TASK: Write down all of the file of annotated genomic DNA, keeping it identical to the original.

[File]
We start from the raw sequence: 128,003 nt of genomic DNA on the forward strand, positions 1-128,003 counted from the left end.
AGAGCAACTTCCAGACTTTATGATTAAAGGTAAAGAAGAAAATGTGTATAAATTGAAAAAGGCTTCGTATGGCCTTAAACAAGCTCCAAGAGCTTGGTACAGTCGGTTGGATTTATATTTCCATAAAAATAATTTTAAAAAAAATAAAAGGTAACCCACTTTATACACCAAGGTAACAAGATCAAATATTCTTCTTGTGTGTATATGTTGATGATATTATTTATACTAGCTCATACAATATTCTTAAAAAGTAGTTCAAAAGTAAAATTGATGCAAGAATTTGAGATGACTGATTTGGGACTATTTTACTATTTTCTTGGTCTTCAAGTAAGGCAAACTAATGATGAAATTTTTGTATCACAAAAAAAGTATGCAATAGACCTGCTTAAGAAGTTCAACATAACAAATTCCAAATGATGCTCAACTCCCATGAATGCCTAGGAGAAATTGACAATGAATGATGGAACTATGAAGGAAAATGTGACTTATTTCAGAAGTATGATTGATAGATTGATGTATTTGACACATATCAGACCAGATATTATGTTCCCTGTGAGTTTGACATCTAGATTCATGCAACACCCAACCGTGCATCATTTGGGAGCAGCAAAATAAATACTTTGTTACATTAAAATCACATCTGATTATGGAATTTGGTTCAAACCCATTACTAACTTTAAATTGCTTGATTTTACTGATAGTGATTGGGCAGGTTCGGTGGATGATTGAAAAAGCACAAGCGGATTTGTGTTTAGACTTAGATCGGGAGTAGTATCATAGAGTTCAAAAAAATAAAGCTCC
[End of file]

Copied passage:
We start from the raw sequence: 128,003 nt of genomic DNA on the forward strand, positions 1-128,003 counted from the left end.
AGAGCAACTTCCAGACTTTATGATTAAAGGTAAAGAAGAAAATGTGTATAAATTGAAAAAGGCTTCGTATGGCCTTAAACAAGCTCCAAGAGCTTGGTACAGTCGGTTGGATTTATATTTCCATAAAAATAATTTTAAAAAAAATAAAAGGTAACCCACTTTATACACCAAGGTAACAAGATCAAATATTCTTCTTGTGTGTATATGTTGATGATATTATTTATACTAGCTCATACAATATTCTTAAAAAGTAGTTCAAAAGTAAAATTGATGCAAGAATTTGAGATGACTGATTTGGGACTATTTTACTATTTTCTTGGTCTTCAAGTAAGGCAAACTAATGATGAAATTTTTGTATCACAAAAAAAGTATGCAATAGACCTGCTTAAGAAGTTCAACATAACAAATTCCAAATGATGCTCAACTCCCATGAATGCCTAGGAGAAATTGACAATGAATGATGGAACTATGAAGGAAAATGTGACTTATTTCAGAAGTATGATTGATAGATTGATGTATTTGACACATATCAGACCAGATATTATGTTCCCTGTGAGTTTGACATCTAGATTCATGCAACACCCAACCGTGCATCATTTGGGAGCAGCAAAATAAATACTTTGTTACATTAAAATCACATCTGATTATGGAATTTGGTTCAAACCCATTACTAACTTTAAATTGCTTGATTTTACTGATAGTGATTGGGCAGGTTCGGTGGATGATTGAAAAAGCACAAGCGGATTTGTGTTTAGACTTAGATCGGGAGTAGTATCATAGAGTTCAAAAAAATAAAGCTCC